Do not love the world or anything in the world. If anyone loves the world, the love of the Father is not in him. For everything in the world—the cravings of sinful man, the lust of his eyes and the boasting of what he has and does—comes not from the Father but from the world. The world and its desires pass away, but the man who does the will of God lives forever. (1 John 2:15-17)
No matter what our weakness is, we need to crucify it, to kill it, to put all false gods away. If something distracts us from obeying God, we need to get rid of it. God wants people who worship only him, who have him as the center of all life.
The third constant about worship that we see in the Scriptures is that worship must be sincere. It does no good to go through the right motions, sing the right songs, meet on the right days and say the right words, if we don’t really love God in our hearts. Jesus criticized those who honored God with their lips, but who worshipped in vain, because their hearts were not close to God. Their traditions (originally designed to express their love and worship) had become obstacles to real love and worship.
Jesus also stresses the need for sincerity when he says that worship must be in spirit and in truth (John 4:24). If we say that we love God when we actually resent his commands, we are hypocrites. If we value our freedom more than we do his authority, we cannot worship him in truth. We cannot take his covenant upon our lips and cast his words behind (Psalm 50:16-17). We cannot call him Lord and ignore what he says.
Throughout Scripture, we see that true worship includes obedience. This includes God’s words concerning the way we treat one another.
We cannot honor God when we dishonor his children. “If anyone says, ‘I love God,’ yet hates his brother, he is a liar. For anyone who does not love his brother, whom he has seen, cannot love God, whom he has not seen” (1 John 4:20-21). It is similar to Isaiah’s scathing criticism of people who perform worship rituals while indulging in social injustices:
Stop bringing meaningless offerings! Your incense is detestable to me. New Moons, Sabbaths and convocations—I cannot bear your evil assemblies. Your New Moon festivals and your appointed feasts my soul hates. They have become a burden to me; I am weary of bearing them. When you spread out your hands in prayer, I will hide my eyes from you; even if you offer many prayers, I will not listen. (Isaiah 1:11-15)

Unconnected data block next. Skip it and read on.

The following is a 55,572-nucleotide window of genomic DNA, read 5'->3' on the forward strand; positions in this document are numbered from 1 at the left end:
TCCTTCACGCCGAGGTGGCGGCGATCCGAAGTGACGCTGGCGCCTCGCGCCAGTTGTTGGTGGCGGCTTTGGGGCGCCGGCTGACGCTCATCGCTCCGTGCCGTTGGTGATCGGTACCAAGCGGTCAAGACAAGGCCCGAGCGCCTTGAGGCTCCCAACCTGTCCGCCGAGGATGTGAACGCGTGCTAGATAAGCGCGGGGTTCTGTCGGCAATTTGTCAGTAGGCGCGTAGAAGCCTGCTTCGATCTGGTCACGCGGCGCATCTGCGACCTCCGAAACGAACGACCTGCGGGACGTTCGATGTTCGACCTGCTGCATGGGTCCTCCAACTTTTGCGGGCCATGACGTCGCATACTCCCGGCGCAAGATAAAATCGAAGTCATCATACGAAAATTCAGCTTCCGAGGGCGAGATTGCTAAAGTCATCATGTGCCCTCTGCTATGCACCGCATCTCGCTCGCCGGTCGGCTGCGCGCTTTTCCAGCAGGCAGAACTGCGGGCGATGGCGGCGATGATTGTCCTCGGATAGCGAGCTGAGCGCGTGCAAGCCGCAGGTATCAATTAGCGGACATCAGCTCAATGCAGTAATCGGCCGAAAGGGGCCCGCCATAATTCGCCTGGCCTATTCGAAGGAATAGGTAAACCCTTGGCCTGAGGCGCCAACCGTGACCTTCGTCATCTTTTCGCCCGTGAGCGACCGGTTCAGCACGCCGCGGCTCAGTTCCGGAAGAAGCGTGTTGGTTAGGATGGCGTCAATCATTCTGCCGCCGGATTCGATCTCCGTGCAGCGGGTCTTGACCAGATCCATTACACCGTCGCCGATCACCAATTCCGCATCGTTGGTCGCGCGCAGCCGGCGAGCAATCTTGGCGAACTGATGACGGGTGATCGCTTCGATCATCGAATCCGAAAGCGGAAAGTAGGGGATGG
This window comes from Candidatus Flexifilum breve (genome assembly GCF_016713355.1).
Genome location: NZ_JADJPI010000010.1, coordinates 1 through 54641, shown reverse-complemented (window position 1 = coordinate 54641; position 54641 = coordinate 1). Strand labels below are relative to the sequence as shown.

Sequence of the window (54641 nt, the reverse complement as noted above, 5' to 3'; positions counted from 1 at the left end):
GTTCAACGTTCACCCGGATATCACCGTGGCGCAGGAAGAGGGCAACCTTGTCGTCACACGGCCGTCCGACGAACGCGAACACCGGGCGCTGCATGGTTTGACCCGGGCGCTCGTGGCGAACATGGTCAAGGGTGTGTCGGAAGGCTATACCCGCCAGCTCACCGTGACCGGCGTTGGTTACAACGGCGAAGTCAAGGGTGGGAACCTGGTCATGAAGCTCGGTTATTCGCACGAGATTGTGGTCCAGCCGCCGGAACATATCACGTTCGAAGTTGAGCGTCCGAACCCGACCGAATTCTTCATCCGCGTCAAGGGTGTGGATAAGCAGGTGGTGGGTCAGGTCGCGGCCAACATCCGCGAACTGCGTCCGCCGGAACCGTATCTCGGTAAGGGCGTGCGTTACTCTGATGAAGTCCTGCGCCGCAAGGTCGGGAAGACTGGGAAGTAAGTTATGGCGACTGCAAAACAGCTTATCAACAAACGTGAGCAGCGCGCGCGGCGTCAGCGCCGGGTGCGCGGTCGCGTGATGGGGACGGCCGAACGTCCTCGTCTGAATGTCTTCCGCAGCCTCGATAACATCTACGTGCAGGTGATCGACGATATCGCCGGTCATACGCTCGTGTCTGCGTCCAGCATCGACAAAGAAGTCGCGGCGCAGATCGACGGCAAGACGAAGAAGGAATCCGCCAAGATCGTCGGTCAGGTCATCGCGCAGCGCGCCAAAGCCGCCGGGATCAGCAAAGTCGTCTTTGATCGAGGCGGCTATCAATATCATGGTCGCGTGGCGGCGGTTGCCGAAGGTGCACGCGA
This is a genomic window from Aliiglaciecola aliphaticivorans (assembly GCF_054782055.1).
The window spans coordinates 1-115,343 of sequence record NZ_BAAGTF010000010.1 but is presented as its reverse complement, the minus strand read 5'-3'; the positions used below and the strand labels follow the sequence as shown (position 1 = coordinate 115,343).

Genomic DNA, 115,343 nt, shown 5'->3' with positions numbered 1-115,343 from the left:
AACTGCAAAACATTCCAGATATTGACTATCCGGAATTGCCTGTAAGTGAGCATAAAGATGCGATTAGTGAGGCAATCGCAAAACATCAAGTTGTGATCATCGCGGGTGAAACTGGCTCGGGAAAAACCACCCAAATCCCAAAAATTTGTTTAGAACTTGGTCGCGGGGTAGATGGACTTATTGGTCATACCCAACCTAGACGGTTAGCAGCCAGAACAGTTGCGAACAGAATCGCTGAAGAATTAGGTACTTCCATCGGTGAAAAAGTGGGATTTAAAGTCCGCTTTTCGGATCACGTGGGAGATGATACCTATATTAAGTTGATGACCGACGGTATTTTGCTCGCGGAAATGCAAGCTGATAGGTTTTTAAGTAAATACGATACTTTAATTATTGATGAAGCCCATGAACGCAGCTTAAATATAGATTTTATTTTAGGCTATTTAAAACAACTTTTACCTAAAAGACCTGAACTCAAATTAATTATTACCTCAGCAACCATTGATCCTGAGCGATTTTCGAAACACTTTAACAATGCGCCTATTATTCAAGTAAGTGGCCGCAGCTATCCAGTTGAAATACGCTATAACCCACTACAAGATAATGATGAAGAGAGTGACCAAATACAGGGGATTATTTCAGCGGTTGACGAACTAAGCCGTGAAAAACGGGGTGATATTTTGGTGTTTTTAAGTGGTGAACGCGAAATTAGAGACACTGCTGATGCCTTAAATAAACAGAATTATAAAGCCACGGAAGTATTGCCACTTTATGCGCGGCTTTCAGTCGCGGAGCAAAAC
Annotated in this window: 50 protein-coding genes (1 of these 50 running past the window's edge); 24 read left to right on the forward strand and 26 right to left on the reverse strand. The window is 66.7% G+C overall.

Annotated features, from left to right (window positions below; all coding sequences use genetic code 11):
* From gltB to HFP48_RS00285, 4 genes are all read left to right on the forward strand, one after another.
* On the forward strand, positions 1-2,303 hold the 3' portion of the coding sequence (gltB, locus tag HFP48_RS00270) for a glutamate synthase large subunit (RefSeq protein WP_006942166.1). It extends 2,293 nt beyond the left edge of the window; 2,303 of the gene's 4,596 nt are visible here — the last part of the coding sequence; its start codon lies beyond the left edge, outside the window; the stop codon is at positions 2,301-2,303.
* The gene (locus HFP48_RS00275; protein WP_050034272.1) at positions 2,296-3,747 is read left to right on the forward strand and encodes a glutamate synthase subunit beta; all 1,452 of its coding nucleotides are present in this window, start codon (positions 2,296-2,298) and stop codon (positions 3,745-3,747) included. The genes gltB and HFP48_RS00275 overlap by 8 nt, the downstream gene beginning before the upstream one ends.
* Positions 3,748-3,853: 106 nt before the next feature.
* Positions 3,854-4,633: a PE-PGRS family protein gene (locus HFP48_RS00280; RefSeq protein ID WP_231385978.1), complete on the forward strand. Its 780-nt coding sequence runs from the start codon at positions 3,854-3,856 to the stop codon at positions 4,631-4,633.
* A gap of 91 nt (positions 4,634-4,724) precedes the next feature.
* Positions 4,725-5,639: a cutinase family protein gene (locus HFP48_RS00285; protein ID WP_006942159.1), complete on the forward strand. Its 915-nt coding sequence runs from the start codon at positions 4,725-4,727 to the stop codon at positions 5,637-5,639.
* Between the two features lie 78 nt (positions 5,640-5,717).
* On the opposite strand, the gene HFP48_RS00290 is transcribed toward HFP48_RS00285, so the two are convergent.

As far as we can tell, there was nothing wrong with the days the people were keeping, or the kind of incense and animals they were bringing. The problem was the way they were living the rest of the time. “Your hands are full of blood,” he said—and yet I am sure that the problem was not just with those who had actually committed murder.
He called for a comprehensive solution: “Stop doing wrong, learn to do right! Seek justice, encourage the oppressed. Defend the cause of the fatherless, plead the case of the widow” (verses 16-17). They needed to get their interpersonal relationships in order. They needed to eliminate racial prejudice, social class stereotypes, and unfair economic practices.
Five facts about worship
God wants us to worship, to respond to him with praise and thanks.
Only God is worthy of our worship and total allegiance.
Worship should be sincere, not a performance.
If we really respect and love God, we will do what he says.
Worship is not just something we do at church — it involves everything we do.
5. In all of life
Worship, if genuine, should make a difference in the way we treat one another seven days a week. This is another principle we see throughout Scripture.
How should we worship? Micah asks the question and gives the answer:
With what shall I come before the Lord and bow down before the exalted God? Shall I come before him with burnt offerings, with calves a year old? Will the Lord be pleased with thousands of rams, with ten thousand rivers of oil? Shall I offer my firstborn for my transgression, the fruit of my body for the sin of my soul? He has showed you, O man, what is good. And what does the Lord require of you? To act justly and to love mercy and to walk humbly with your God. (Micah 6:6-8)
Hosea also stressed that interpersonal relationships are more important than the mechanics of worship: “I desire mercy, not sacrifice, and acknowledgment of God rather than burnt offerings” (Hosea 6:6). We are called not only to praise, but also to do good works (Ephesians 2:10).
Our concept of worship must go far beyond music, days and rituals. Those details are not nearly as important as the way we treat our neighbors. It is hypocritical to call Jesus Lord if we do not also seek his sense of justice, mercy, and compassion.
Worship is much more than outward actions—it involves a change of behavior, rooted in a total change of heart, a change produced in us by the Holy Spirit. Instrumental in this change is our willingness to spend time with God in prayer, study and other spiritual disciplines. The transformation does not happen by magic—it happens through time spent in fellowship with God.
Paul’s expansive view of worship
Worship involves all of life. We see this especially in the words of Paul. He uses the terminology of sacrifice and worship in this way: “I urge you, brothers, in view of God’s mercy, to offer your bodies as living sacrifices, holy and pleasing to God—this is your spiritual act of worship” (Romans 12:1). All of life is to be worship, not just a few hours each week. Of course, if all of our lives are devoted to worship, this will most definitely include some time each week with other Christians!